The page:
In another example, level of order indicator 505 comprises a graphical user interface 510 configured to indicate the level of order within page file 205. For example, suppose level of order indicator 505 utilizing a bar of sequential numbers indicates a level ‘4’. Graphical user interface 510 may display the number ‘4’ and/or some other visual message signifying the number 4. Additionally, the number ‘4’ may be displayed alone or in combination with an audible and/or textural message.

In one embodiment of the present technology, a threshold level of order identifier 515 is configured to identify a threshold level of order for page file 205. When the level of order of page file 205 is greater than the threshold level of order, data sections within page file 205 are rearranged to be more contiguous. For example, threshold level of order identifier 515 identifies a page file's 205 threshold level of order to be that of a number ‘3’. When level of order indicator 505 indicates that page file's 205 level of order is a ‘2’, the present technology automatically rearranges the data sections to be in a more contiguous state. It is appreciated that threshold level of order identifier 515 may utilize a graphical user interface to present a threshold level of order.

Referring to FIGS. 5 and 220 FIG. 2, in one embodiment, data section rearranger 220 may be a periodic data section rearranger. Periodic data section rearranger is configured to periodically rearrange data sections such that at least one or more non-contiguous data sections are contiguous within page file 205. For example, a periodic rearrangement may occur on a pre-determined schedule set by the user or the program itself. Additionally and/or alternatively, the computer may initiate rearrangement of non-contiguous data sections.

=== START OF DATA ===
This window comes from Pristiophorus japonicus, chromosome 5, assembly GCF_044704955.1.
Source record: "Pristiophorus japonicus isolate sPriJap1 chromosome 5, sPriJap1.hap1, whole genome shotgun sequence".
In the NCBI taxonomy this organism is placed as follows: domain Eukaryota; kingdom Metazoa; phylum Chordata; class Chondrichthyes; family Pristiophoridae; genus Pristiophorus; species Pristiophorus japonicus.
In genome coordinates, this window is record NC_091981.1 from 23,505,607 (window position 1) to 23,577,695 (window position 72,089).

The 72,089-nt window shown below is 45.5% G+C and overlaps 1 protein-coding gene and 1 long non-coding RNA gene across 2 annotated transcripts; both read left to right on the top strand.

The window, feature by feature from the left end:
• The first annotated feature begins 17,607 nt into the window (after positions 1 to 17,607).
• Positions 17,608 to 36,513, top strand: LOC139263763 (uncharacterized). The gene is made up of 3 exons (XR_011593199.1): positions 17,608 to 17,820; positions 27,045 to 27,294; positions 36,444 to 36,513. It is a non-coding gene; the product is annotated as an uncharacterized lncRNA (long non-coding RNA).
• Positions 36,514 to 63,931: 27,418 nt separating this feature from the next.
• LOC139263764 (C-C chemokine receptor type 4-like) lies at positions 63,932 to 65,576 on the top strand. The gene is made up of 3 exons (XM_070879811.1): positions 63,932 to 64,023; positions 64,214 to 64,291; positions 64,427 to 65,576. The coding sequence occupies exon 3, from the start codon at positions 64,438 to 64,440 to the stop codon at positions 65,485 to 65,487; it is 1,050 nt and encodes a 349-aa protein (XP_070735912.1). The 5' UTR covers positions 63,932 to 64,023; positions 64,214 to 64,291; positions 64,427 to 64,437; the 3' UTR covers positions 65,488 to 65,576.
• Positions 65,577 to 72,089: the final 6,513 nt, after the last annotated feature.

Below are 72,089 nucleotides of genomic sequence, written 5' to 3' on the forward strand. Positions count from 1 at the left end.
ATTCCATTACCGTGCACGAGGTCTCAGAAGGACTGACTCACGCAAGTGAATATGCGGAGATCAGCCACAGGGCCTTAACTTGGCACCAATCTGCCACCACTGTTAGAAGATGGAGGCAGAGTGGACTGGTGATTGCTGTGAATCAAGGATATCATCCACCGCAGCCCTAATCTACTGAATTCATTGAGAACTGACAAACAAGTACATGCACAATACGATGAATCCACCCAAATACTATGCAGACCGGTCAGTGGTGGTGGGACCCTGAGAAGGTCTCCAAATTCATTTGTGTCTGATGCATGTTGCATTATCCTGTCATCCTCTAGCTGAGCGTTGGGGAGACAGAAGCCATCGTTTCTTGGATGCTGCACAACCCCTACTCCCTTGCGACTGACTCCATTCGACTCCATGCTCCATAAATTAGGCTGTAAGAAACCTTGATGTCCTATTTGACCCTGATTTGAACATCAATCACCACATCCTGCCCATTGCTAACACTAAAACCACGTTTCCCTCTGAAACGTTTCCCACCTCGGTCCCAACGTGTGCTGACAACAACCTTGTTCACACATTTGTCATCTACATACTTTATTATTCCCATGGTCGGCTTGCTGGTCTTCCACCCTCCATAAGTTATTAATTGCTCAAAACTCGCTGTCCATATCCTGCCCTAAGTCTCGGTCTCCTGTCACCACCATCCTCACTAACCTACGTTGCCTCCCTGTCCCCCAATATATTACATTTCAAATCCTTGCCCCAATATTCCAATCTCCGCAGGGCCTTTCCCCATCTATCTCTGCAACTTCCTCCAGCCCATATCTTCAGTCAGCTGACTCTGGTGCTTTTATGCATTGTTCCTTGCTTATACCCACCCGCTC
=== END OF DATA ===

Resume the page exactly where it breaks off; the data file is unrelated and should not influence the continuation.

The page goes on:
In one example of periodic rearrangement of data sections, a user leaves his computer running overnight at the work-place. The user has given the computer instructions to rearrange data sections into a more contiguous state every hour for a period of ten hours, starting at six p.m. Consequently, beginning at six p.m. and every hour thereafter for ten hours, the periodic data section rearranger rearranges data sections such that at least one or more noncontiguous data sections are contiguous within page file 205. Alternatively, a computer application may already be programmed to initiate a periodic rearrangement of data sections beginning at a certain time at night.

In another example of periodic rearrangement of data sections, a computer is configured to understand when the computer is not being utilized for any function. Based upon the computer's lack of activity, the periodic data section rearranger begins to rearrange data sections to be more contiguous within page file 205.